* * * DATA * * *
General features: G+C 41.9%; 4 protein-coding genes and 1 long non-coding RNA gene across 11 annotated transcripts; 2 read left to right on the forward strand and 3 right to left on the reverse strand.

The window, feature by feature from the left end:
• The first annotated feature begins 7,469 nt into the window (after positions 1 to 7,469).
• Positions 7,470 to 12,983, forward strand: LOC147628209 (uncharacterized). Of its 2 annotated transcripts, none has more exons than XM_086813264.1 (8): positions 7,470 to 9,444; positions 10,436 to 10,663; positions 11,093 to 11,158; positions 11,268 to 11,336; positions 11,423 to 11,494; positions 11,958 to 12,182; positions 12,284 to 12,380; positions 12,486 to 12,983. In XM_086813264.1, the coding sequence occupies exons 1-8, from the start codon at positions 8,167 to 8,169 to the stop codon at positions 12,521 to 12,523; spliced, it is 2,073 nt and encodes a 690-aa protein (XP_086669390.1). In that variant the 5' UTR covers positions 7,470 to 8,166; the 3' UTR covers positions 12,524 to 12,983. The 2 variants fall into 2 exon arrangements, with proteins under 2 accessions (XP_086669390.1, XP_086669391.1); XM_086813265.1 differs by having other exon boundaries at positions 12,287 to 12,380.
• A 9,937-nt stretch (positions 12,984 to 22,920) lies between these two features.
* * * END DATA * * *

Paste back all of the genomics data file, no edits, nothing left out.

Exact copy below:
General features: G+C 41.9%; 4 protein-coding genes and 1 long non-coding RNA gene across 11 annotated transcripts; 2 read left to right on the forward strand and 3 right to left on the reverse strand.

The window, feature by feature from the left end:
• The first annotated feature begins 7,469 nt into the window (after positions 1 to 7,469).
• Positions 7,470 to 12,983, forward strand: LOC147628209 (uncharacterized). Of its 2 annotated transcripts, none has more exons than XM_086813264.1 (8): positions 7,470 to 9,444; positions 10,436 to 10,663; positions 11,093 to 11,158; positions 11,268 to 11,336; positions 11,423 to 11,494; positions 11,958 to 12,182; positions 12,284 to 12,380; positions 12,486 to 12,983. In XM_086813264.1, the coding sequence occupies exons 1-8, from the start codon at positions 8,167 to 8,169 to the stop codon at positions 12,521 to 12,523; spliced, it is 2,073 nt and encodes a 690-aa protein (XP_086669390.1). In that variant the 5' UTR covers positions 7,470 to 8,166; the 3' UTR covers positions 12,524 to 12,983. The 2 variants fall into 2 exon arrangements, with proteins under 2 accessions (XP_086669390.1, XP_086669391.1); XM_086813265.1 differs by having other exon boundaries at positions 12,287 to 12,380.
• A 9,937-nt stretch (positions 12,984 to 22,920) lies between these two features.